photo: 'Sunset Sillouhette' by Casey Cass

Casey Cass’s photograph is an excellent example of a high contrast photograph that is visually appealing at a distance.


Next, consider subject or content groupings. Related subjects can be grouped near each other, for example all Buffalo photographs grouped together, or they can be broken up with other subjects, e.g., a buffalo photograph then football team photo then a campus photo, to create visual variety. This approach applies to sizes of works and color palettes as well. Either group same sizes in areas that suit the scale or create variation by alternating large and small works.

Small intimate areas like the east side of the Triptych gallery are best suited for small intimate works while the west side of the Triptych gallery has open space well suited to larger works.

Also, similar palettes can be grouped together or contrasted next to palettes that are dissimilar but compliment each other. For example, all Monet water lily paintings which have soft pastel purples and blues can be grouped together OR Monets can be located next to a yellow Rothko color field painting, since purple and yellow are complimentary colors. If possible, series of works should be grouped together.


Use the negative space of the gallery walls to frame the art works. Even spacing for similar size works can create a quiet, static presentation. An alternative is to group works closer together to create bundles of visual information interspersed with wide white blank wall space where the eyes and the mind can rest before engaging in the next group of art works. Another approach is to hang one work above another on the same wire, ‘salon style’. This is particularly effective with smaller, related works.


Once the exhibition lay out is complete, place the cables and hooks along the picture hanging rail above the works. Be aware of art against the wall below the ladder, taking care to move the work aside to avoid dropping hardware on the work.


Art is hung 60” on center. This is the National Gallery Standard Height, the average height of the viewer’s eye level.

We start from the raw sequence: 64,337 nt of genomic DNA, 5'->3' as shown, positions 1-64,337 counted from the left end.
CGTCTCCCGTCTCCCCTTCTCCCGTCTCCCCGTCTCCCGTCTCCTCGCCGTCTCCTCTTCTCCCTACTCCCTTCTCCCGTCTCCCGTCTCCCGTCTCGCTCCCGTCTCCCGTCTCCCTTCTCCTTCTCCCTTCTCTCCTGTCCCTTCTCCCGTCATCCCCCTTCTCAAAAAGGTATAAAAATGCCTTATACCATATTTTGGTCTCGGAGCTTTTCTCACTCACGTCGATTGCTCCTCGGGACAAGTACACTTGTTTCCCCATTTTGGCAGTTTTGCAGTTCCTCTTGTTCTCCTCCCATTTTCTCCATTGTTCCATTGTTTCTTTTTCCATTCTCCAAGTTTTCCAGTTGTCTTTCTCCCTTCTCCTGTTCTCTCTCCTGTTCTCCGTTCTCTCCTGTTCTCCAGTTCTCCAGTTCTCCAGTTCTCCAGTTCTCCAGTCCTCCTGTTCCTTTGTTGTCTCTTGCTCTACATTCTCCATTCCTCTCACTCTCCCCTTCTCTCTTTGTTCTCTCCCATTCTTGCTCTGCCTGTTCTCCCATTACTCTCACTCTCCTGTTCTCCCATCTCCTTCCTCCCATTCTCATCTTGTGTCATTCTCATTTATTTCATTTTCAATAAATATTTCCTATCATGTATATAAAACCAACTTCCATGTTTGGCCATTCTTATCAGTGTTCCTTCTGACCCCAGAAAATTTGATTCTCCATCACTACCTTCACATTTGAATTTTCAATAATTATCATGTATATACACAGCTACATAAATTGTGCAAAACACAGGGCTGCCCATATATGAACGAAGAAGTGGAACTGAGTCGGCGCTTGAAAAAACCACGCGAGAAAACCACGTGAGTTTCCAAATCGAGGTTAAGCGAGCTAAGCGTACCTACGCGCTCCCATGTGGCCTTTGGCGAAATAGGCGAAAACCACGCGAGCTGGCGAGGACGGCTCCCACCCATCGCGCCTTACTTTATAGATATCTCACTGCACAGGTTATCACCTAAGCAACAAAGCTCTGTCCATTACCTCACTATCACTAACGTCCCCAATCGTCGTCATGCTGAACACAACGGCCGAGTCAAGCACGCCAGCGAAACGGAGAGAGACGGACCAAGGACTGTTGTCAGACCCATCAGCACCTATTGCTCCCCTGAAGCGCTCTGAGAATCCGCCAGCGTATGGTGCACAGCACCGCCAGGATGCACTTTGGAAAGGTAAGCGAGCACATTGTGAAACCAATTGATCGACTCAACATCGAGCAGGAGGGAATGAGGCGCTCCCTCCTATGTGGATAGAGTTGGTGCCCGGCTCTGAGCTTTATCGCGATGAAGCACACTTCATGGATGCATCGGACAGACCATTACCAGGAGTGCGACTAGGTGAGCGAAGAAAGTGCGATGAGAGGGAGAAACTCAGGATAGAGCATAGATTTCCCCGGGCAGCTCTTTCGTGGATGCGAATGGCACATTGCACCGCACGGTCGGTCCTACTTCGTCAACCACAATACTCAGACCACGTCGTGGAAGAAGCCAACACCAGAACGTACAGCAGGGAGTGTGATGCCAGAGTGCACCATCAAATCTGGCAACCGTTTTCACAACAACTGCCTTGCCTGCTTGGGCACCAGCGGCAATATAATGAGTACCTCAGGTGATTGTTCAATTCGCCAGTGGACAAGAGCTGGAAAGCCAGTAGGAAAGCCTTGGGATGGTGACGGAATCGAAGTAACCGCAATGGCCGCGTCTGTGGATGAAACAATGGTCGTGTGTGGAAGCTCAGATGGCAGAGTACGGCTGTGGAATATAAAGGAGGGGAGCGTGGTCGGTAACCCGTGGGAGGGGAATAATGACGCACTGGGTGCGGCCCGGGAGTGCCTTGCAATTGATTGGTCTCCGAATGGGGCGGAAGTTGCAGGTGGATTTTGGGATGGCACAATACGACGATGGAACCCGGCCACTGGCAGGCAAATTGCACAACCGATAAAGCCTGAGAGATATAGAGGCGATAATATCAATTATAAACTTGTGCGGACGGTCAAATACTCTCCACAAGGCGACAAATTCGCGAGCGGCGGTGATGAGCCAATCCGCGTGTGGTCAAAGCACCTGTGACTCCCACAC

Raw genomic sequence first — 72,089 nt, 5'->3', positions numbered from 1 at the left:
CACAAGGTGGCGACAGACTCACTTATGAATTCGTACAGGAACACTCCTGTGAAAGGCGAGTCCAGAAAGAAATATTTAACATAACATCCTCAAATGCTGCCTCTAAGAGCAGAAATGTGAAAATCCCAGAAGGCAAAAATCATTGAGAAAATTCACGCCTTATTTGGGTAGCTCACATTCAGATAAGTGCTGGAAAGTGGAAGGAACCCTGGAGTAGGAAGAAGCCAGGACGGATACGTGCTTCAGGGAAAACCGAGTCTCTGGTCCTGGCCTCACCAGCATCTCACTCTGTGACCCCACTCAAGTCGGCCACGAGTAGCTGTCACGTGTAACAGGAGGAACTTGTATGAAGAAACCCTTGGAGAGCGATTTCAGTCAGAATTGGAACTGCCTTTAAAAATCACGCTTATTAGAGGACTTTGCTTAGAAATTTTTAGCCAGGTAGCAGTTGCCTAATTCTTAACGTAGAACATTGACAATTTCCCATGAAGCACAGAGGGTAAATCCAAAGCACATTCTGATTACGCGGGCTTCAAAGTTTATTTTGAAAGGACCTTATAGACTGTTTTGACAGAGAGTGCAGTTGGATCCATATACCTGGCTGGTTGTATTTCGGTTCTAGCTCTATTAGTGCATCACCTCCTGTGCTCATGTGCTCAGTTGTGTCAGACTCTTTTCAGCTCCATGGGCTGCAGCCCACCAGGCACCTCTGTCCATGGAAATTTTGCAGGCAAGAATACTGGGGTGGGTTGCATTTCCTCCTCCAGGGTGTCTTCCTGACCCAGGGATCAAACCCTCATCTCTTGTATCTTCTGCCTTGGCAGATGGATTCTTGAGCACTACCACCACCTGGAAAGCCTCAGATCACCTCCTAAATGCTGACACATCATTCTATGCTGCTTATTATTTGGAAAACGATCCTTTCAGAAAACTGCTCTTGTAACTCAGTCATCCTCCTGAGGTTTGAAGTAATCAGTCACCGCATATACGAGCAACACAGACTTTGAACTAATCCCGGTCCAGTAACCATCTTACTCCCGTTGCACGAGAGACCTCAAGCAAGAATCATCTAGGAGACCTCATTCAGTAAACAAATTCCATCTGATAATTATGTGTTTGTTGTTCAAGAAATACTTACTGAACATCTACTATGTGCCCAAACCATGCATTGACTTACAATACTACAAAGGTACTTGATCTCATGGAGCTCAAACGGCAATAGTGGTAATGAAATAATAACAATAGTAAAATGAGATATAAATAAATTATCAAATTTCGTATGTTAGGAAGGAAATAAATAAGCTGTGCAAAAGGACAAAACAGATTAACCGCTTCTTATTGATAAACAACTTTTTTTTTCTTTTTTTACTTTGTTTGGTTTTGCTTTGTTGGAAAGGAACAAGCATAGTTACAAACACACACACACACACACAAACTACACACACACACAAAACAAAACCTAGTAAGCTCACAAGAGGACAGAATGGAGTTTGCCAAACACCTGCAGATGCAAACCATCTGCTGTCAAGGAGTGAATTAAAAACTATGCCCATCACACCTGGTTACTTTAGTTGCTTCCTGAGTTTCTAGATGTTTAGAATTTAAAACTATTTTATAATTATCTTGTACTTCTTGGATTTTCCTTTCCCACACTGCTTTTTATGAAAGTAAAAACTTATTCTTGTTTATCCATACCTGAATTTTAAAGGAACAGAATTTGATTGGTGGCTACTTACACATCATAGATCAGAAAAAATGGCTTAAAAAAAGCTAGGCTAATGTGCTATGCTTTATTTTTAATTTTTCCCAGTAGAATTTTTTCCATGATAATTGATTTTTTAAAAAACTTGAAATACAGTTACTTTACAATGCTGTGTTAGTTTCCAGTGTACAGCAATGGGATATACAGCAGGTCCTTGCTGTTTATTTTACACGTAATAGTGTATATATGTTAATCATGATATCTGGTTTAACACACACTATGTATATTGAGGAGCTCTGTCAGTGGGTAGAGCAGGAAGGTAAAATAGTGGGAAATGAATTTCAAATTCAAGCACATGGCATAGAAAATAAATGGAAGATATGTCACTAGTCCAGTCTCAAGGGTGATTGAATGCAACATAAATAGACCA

To find hook height on the wire:

  • Measure the overall height of the work: Ex. 30”
  • Divide the work by ½ 15”
  • Then pull up on the picture wire in the center and measure the distance between the top of the frame and the wire, 3”
  • Then deduct that number from ½ of the overall height 15”-3 = 12”
  • Add 60” [national gallery standard height] and the last number + 12” = 72”
  • Measure up from the ground to 72” and make a light pencil mark on the wall, unscrew the hook on the wire and slide hook to 72”, erase the pencil mark and hang the work. Level the work by placing a torpedo level on the top of the frame and gently slide the hook left or right on the picture wire.

To find the hook heights of two works hung vertically:

  • Find overall height of both works + the distance in between for Ex 30”
  • Divide by 2 and add the Nat’l Gallery hgt. 60” = 72”
  • Deduct the distance of the wire to the top of the frame 3” , 72”-3”= 69”
  • Place the top art work on the hook at 69”, then measure down from the bottom of the top art work the distance between the two works 10”, then add the distance down to the wire pulled up, 3” 10”+3= 13”
  • Place hook on wire 13” below the bottom of the top artwork.
  • Total height of 2 art works + distance between = 30”
  • Divide by ½ 15”
  • Find distances of wire pulled up to frame 3”
  • Subtract wire to frame distance from ½ works 12”
  • Add the Nat’ Gallery Standard Hgt. 60”
  • Total 72” First hook hgt.
  • Measure down from bottom of top work 10”
  • Add distance of pulled up wire of lower art work, 3” = 13”
  • Place hook and hang lower artwork

Hardware recommendations:


Eye screw


Attaching D ring to picture frame, continue to sink screw until it is flush notice D is angled in to minimize visibility




3 methods to tie off the picture wire:



Wire attached 1/3 down from top of picture frame:



Images from http://www.framedestination.com/info12.html



A show title and artist(s)’ statement are highly recommended.


After hanging the entire show place the title labels to the lower left of the work 45” up from the ground 4” away from the work.


Labels should contain the work’s title, year produced, media, and artist’s name.


For Example:
Superman and the Phone Booth, 2006
Digital print
Wonder Woman


We recommend the font Palatino, size 14, printed on clear matte labels.


The artist or Libraries Programming and Communications office may also add an exhibit flyer on the wall near the beginning of the show.


Christine Owen, Summer 2006
Programming and Communications Art Manager


University Policy on Insurance Coverage


Please contact Deborah.Fink@colorado.edu for information about  the University’s policy on insurance coverage.


Guidelines for Receptions and Other Events


For event and reception guidelines contact Programming and Communications Librarian, Deborah Fink at 303-492-8302.


Posted June 2006. Updated September 2009, August 2010.